Modeling blood flow in glaucoma and peripheral arterial disease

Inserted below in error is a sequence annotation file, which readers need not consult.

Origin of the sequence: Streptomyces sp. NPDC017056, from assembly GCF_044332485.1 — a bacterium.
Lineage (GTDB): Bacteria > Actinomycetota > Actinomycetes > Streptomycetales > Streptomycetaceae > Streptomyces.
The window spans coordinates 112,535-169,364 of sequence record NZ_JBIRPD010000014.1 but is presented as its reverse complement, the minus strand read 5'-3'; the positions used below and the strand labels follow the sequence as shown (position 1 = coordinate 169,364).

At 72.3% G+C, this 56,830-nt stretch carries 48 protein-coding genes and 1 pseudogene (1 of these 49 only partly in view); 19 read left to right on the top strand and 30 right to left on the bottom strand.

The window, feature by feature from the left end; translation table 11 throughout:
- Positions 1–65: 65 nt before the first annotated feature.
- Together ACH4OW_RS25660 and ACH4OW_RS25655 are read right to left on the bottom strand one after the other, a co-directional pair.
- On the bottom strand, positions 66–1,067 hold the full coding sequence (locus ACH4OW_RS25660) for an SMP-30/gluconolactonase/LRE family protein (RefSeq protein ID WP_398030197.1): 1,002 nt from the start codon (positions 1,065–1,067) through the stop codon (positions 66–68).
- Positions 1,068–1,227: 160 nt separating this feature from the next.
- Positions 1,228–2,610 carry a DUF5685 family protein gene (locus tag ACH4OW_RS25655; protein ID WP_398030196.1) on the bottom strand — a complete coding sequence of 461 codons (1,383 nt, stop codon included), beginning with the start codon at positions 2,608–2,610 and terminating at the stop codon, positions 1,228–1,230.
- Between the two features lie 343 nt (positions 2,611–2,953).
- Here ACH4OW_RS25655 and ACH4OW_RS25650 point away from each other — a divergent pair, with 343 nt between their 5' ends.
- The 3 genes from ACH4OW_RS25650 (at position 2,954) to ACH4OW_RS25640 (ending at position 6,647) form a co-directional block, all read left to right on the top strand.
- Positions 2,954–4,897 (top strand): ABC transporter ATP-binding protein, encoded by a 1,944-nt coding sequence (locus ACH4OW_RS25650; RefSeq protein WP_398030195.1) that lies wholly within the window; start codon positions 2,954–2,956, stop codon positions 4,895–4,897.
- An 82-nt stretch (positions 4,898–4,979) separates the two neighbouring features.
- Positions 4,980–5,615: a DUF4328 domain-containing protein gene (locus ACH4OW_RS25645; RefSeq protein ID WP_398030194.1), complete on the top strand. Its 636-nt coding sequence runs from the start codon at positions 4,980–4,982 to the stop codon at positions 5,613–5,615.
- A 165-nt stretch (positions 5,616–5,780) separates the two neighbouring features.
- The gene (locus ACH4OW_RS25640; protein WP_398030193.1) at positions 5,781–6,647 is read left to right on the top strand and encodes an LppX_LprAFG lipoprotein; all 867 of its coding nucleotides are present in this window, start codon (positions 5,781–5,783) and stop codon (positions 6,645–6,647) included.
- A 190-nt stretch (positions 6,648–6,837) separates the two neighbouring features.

Theoretical models of blood flow can be applied to multiple diseases to address controversies that arise from clinical observations. For example, in glaucoma (a serious ocular disease leading to vision loss), it is unclear if impaired blood flow to the retina is a cause or effect of glaucoma. In peripheral arterial disease (a disease resulting from a major arterial occlusion), the potential efficacy of therapies that rely on new vessel formation versus the dilation of existing vessels to restore tissue perfusion is debated. Here, two adaptations to a mechanistic model of blood flow regulation are applied to these diseases to simulate (i) cause-and-effect relationships between retinal blood flow and oxygen levels in glaucoma and (ii) the relative contributions of short- (acute) and long-term (chronic) vascular adaptations to the collateral arteries and distal microvasculature in peripheral arterial disease. Preliminary glaucoma model results predict flow and oxygen levels for arterial and venous networks within a mouse retina. Preliminary occlusion model results show that peripheral arterial disease shifts the site of primary vascular resistance from arterioles to collateral arteries and that collateral growth is necessary for restoring tissue perfusion.